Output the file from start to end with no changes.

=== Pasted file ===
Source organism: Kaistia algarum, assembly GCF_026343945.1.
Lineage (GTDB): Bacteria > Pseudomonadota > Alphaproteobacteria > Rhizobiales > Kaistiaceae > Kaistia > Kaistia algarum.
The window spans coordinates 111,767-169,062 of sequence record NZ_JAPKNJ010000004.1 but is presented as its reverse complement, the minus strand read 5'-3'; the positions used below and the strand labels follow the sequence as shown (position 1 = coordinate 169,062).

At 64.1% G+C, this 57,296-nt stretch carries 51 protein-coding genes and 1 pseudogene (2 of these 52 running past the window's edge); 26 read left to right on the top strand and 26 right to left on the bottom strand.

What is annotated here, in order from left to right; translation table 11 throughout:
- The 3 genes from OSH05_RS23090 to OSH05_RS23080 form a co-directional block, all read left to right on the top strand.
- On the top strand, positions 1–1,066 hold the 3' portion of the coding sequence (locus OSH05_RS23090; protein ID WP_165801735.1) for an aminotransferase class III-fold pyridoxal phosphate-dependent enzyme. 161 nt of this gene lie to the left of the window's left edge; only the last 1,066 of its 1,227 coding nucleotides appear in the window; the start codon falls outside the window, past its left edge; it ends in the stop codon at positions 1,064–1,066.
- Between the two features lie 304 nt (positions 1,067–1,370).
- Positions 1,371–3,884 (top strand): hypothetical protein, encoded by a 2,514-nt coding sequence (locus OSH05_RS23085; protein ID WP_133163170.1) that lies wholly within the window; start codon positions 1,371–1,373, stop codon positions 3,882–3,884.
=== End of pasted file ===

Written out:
Source organism: Kaistia algarum, assembly GCF_026343945.1.
Lineage (GTDB): Bacteria > Pseudomonadota > Alphaproteobacteria > Rhizobiales > Kaistiaceae > Kaistia > Kaistia algarum.
The window spans coordinates 111,767-169,062 of sequence record NZ_JAPKNJ010000004.1 but is presented as its reverse complement, the minus strand read 5'-3'; the positions used below and the strand labels follow the sequence as shown (position 1 = coordinate 169,062).

At 64.1% G+C, this 57,296-nt stretch carries 51 protein-coding genes and 1 pseudogene (2 of these 52 running past the window's edge); 26 read left to right on the top strand and 26 right to left on the bottom strand.

What is annotated here, in order from left to right; translation table 11 throughout:
- The 3 genes from OSH05_RS23090 to OSH05_RS23080 form a co-directional block, all read left to right on the top strand.
- On the top strand, positions 1–1,066 hold the 3' portion of the coding sequence (locus OSH05_RS23090; protein ID WP_165801735.1) for an aminotransferase class III-fold pyridoxal phosphate-dependent enzyme. 161 nt of this gene lie to the left of the window's left edge; only the last 1,066 of its 1,227 coding nucleotides appear in the window; the start codon falls outside the window, past its left edge; it ends in the stop codon at positions 1,064–1,066.
- Between the two features lie 304 nt (positions 1,067–1,370).
- Positions 1,371–3,884 (top strand): hypothetical protein, encoded by a 2,514-nt coding sequence (locus OSH05_RS23085; protein ID WP_133163170.1) that lies wholly within the window; start codon positions 1,371–1,373, stop codon positions 3,882–3,884.